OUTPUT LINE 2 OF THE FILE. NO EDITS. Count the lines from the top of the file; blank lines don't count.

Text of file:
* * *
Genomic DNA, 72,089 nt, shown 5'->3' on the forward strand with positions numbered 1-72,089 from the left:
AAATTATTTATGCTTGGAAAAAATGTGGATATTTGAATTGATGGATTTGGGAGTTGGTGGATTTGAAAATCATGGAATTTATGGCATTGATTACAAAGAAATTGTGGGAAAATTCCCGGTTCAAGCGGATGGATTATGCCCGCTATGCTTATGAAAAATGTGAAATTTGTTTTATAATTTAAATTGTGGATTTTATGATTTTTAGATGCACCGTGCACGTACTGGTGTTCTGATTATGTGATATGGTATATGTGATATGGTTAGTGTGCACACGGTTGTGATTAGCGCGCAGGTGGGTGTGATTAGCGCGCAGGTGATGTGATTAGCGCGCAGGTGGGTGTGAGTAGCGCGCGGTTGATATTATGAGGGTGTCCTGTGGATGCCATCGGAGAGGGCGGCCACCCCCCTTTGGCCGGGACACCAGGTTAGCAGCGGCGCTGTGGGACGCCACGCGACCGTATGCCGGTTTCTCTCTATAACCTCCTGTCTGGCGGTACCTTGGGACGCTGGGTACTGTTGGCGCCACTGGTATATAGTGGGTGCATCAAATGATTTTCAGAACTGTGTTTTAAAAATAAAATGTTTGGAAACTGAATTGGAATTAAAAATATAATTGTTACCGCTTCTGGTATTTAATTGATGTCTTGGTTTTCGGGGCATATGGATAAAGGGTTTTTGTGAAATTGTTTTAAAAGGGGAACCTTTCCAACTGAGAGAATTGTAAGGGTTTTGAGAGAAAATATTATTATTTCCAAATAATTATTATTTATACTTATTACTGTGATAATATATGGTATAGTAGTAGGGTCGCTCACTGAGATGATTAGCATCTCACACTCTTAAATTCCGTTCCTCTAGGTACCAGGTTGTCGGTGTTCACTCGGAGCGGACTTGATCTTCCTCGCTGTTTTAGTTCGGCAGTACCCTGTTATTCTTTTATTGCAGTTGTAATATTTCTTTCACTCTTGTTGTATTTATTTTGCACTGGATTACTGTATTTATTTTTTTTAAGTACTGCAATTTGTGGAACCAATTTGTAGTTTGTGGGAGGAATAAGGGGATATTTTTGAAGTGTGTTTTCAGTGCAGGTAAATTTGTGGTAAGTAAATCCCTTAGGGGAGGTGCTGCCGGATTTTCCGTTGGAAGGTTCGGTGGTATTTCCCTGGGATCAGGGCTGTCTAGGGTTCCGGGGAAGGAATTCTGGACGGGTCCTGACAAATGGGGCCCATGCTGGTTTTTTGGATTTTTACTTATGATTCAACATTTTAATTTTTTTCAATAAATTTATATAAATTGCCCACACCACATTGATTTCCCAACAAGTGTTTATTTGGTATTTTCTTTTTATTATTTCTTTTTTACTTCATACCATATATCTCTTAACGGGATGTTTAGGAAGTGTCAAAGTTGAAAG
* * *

AAATTATTTATGCTTGGAAAAAATGTGGATATTTGAATTGATGGATTTGGGAGTTGGTGGATTTGAAAATCATGGAATTTATGGCATTGATTACAAAGAAATTGTGGGAAAATTCCCGGTTCAAGCGGATGGATTATGCCCGCTATGCTTATGAAAAATGTGAAATTTGTTTTATAATTTAAATTGTGGATTTTATGATTTTTAGATGCACCGTGCACGTACTGGTGTTCTGATTATGTGATATGGTATATGTGATATGGTTAGTGTGCACACGGTTGTGATTAGCGCGCAGGTGGGTGTGATTAGCGCGCAGGTGATGTGATTAGCGCGCAGGTGGGTGTGAGTAGCGCGCGGTTGATATTATGAGGGTGTCCTGTGGATGCCATCGGAGAGGGCGGCCACCCCCCTTTGGCCGGGACACCAGGTTAGCAGCGGCGCTGTGGGACGCCACGCGACCGTATGCCGGTTTCTCTCTATAACCTCCTGTCTGGCGGTACCTTGGGACGCTGGGTACTGTTGGCGCCACTGGTATATAGTGGGTGCATCAAATGATTTTCAGAACTGTGTTTTAAAAATAAAATGTTTGGAAACTGAATTGGAATTAAAAATATAATTGTTACCGCTTCTGGTATTTAATTGATGTCTTGGTTTTCGGGGCATATGGATAAAGGGTTTTTGTGAAATTGTTTTAAAAGGGGAACCTTTCCAACTGAGAGAATTGTAAGGGTTTTGAGAGAAAATATTATTATTTCCAAATAATTATTATTTATACTTATTACTGTGATAATATATGGTATAGTAGTAGGGTCGCTCACTGAGATGATTAGCATCTCACACTCTTAAATTCCGTTCCTCTAGGTACCAGGTTGTCGGTGTTCACTCGGAGCGGACTTGATCTTCCTCGCTGTTTTAGTTCGGCAGTACCCTGTTATTCTTTTATTGCAGTTGTAATATTTCTTTCACTCTTGTTGTATTTATTTTGCACTGGATTACTGTATTTATTTTTTTTAAGTACTGCAATTTGTGGAACCAATTTGTAGTTTGTGGGAGGAATAAGGGGATATTTTTGAAGTGTGTTTTCAGTGCAGGTAAATTTGTGGTAAGTAAATCCCTTAGGGGAGGTGCTGCCGGATTTTCCGTTGGAAGGTTCGGTGGTATTTCCCTGGGATCAGGGCTGTCTAGGGTTCCGGGGAAGGAATTCTGGACGGGTCCTGACAAATGGGGCCCATGCTGGTTTTTTGGATTTTTACTTATGATTCAACATTTTAATTTTTTTCAATAAATTTATATAAATTGCCCACACCACATTGATTTCCCAACAAGTGTTTATTTGGTATTTTCTTTTTATTATTTCTTTTTTACTTCATACCATATATCTCTTAACGGGATGTTTAGGAAGTGTCAAAGTTGAAAG